Hallucinogens Can Improve Your Personality

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Two recent studies explain the actions and benefits of LSD and psilocybin.

How Do Hallucinogens Work?

The mechanisms set in motion in the brain after taking psilocybin or LSD are unknown. Psychedelics do not create insights into things that are not present; usually, they change the capacity of the brain to characterize the view of objects that are there.

For example, psychedelics that change the function of the visual cortex will distort proportion, movement, form, and the colour of items, although the items will remain identifiable. Thus, to comprehend how the brain can hallucinate, you need to recognize how your brain creates an everyday experience.

A new study merged three neuroimaging methods, one called functional magnetic resonance imaging, another named diffusion magnetic resonance imaging, and the third is called positron-electron tomography, to rationalize the observed changes, in real-time, of psilocybin (magic mushrooms).

The researchers start by identifying the sizeable globular brain region named the thalamus. The thalamus is found deep in the brain’s center and relates to the overlying cortex.

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All our sensory experience is received, processed, and dispersed to commonly connected regions of the cortex; the recurrent crosstalk between these two regions of the brain is believed to trigger your experience of waking consciousness.

As the connectivity changes over time, you experience a vigorous stream of consciousness in response to the incoming sensory information constantly flowing forward.

Additionally, the anatomy of each sensory area of the cortex is intended to keep its management separate from other sensory regions. Finally, the description raises how psychedelics create this disruption of subcortical and cortical integration.

All the known species of psychedelics, except for one, at doses characteristically accomplished in the brain, all network with at least six different serotonin receptors.

The psychoactive actions of psilocybin and LSD are likely due to their ability to activate one specific serotonin receptor, called 5HT2A. LSD enters the brain about three minutes after consuming it; the LSD effects are maximized at about one to three hours.

Psychedelics and the Effects

Radioactive molecules of LSD are concentrated within the visual cortex of the occipital lobe, which is found throughout the limbic system, and in the brain stem. In just a few minutes after consuming psilocybin or LSD, the action of serotonin neurons in the brain stem region is almost completely gone.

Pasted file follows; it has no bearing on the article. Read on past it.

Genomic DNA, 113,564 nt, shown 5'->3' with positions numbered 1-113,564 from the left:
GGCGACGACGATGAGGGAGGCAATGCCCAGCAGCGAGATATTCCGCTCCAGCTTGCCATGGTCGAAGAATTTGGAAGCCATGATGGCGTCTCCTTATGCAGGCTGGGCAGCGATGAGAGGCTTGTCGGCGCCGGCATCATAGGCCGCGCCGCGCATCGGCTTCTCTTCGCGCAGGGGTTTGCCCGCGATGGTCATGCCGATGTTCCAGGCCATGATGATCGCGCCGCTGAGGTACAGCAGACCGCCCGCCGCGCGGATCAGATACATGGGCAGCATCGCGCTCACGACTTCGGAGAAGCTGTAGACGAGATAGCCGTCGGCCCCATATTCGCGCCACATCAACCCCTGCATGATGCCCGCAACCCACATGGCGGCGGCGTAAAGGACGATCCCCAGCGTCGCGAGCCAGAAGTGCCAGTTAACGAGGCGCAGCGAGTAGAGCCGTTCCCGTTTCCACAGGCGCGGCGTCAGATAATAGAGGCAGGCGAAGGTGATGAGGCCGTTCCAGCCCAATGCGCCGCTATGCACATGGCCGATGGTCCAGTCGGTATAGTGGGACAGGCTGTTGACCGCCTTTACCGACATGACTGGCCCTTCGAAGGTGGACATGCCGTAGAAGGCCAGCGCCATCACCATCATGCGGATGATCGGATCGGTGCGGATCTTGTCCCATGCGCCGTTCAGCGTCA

The effects of psilocybin and LSD far outlast the reduction of neural serotonin activity; hence, the slowed-down activity of serotonin neurons in the raphe nuclei doesn’t explain why we hallucinate on these psychedelics. Instead, the early effects of these hallucinogens on serotonin neurons might only be the initial signal that sets in motion a waterfall of complex procedures throughout the brain that is experienced as a hallucination.

In the study by Madsen et al., ten healthy individuals each received a dose of psilocybin and then listened to a music playlist. Eight of the ten volunteers described a “complete mystical experience” based on taking a survey about the Altered States of Consciousness.

A week later, the participants were again imaged to look for specific changes in 5HT2A receptors. Finally, three months later, the volunteers were assessed for indicators of personality, mindfulness, and other long-term effects. Again, the scientists discovered that the participants’ levels of mindfulness managed to increase from baseline to the follow-up.


Changes in 5HT2A receptor binding in two of the brain regions of the frontal lobes were contrariwise correlated with the changes in mindfulness three months after receiving the psilocybin.

The researchers speculated that the changes in neocortical 5HT2A receptor binding might cause long-lasting beneficial effects on personality and mood. The researchers concluded that there are consistent with many of the previous studies that have proven that stimulating the 5HT2A receptor can significantly reduce anxiety.


Dean Mathers


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